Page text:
I used to work at a Bitcoin startup. It ended up being a waste of my time, but I was lured there with promises of working on interesting mathy problems in the cryptography space. What actually happened was that the interesting mathy work didn’t materialize. Instead, we rushed to launch a product, a website, a mobile app, fix bugs, deal with customer feedback, and promote it. I spent almost all of my time on those things, and almost no time on anything mathematical. In hindsight, this was all too obvious. Startups need a thousand basic things before they need anything close to mathematical sophistication.

Google doesn’t seem to be too much different, at least in my position. I work on optimization pipelines that automate the planning of Google’s data centers. It sounds cool, but once the basic system is in place almost all of the work is decidedly unmathematical. Data is dirty, documentation is missing, outages happen, and alignment and communication are hard. Not to mention that mathematical deliberation is slower than hacking. If you take too long, organizational pressures will mean someone else comes up with a patchwork solution that becomes the established normal leaving your work fighting against a general fear of change. Add to that the all-too-common organizational shock, like a re-org, important engineers leaving, or a global pandemic, nuanced mathy work can get deprioritized until death. That’s software and business working as intended, as my managers remind me.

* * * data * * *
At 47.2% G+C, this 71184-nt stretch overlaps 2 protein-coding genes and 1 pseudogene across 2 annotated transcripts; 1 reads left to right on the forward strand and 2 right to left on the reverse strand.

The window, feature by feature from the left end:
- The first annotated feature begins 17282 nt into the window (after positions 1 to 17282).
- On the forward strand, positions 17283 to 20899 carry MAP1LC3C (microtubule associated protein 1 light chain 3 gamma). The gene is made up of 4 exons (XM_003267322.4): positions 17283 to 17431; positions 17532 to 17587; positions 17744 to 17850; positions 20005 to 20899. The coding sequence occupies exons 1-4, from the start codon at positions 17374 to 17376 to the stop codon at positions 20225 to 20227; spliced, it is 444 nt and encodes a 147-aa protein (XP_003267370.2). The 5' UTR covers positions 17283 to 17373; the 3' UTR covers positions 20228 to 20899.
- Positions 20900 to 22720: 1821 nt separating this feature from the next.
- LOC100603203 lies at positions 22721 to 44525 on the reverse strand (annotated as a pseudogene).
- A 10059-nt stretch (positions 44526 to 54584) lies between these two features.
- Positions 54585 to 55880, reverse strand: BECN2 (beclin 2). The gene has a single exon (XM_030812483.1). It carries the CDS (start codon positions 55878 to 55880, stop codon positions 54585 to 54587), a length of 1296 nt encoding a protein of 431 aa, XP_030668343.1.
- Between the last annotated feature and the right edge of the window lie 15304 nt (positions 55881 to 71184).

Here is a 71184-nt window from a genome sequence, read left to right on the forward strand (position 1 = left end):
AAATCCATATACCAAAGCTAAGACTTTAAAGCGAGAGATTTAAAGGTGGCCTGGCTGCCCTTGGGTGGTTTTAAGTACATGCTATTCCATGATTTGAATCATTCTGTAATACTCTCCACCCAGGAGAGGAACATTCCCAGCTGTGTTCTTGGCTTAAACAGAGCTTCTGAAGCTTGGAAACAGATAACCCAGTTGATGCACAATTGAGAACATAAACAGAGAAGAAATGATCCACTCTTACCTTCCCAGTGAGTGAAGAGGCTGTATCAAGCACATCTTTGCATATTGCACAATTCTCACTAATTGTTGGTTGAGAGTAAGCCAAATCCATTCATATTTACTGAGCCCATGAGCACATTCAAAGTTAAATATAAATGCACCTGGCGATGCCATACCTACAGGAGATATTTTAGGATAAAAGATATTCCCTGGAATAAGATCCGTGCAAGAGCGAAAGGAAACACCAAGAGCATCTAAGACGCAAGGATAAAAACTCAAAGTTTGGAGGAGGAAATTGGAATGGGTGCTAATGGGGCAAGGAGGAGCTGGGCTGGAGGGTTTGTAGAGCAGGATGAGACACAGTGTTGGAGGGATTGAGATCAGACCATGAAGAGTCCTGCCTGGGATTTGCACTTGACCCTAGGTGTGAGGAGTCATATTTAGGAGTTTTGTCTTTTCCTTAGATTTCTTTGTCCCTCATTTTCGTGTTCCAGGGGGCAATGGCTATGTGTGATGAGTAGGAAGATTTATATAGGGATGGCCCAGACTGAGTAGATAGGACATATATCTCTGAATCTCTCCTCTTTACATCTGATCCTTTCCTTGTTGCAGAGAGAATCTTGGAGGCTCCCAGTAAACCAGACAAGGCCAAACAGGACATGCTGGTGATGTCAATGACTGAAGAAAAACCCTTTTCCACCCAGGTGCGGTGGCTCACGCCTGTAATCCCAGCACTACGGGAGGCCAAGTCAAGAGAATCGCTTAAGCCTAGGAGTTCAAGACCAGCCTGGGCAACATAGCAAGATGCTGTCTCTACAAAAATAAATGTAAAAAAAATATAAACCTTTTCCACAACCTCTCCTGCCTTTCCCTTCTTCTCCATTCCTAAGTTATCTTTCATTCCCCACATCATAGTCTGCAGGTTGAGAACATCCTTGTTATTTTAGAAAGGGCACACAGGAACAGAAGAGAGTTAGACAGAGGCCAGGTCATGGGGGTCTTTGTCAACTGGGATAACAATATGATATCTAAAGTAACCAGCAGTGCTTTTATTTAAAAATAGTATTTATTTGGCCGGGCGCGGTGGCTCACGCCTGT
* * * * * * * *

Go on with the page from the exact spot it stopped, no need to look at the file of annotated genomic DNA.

The value of math
is at the margins of software work.
Marginal here doesn’t mean “not worthwhile.”
Instead it usually means “not worthwhile *first.*”
A business can only justify spending resources
on mathematical sophistication
in a few narrow cases:

- A system already exists that can be compared against.
- Improving the system is hard.
- Improving the system is sufficiently valuable (more than alternative work).
- The details are easily abstracted.

If no system exists, it’s faster and cheaper to make a simple first version and see if it’s good enough (no premature optimization). If improving the system is easy, you just improve it without math. If the system is not valuable to improve, you’re better off spending effort on other parts of the business. And if people without mathematical sophistication require knowledge of the details, those details must be simple enough.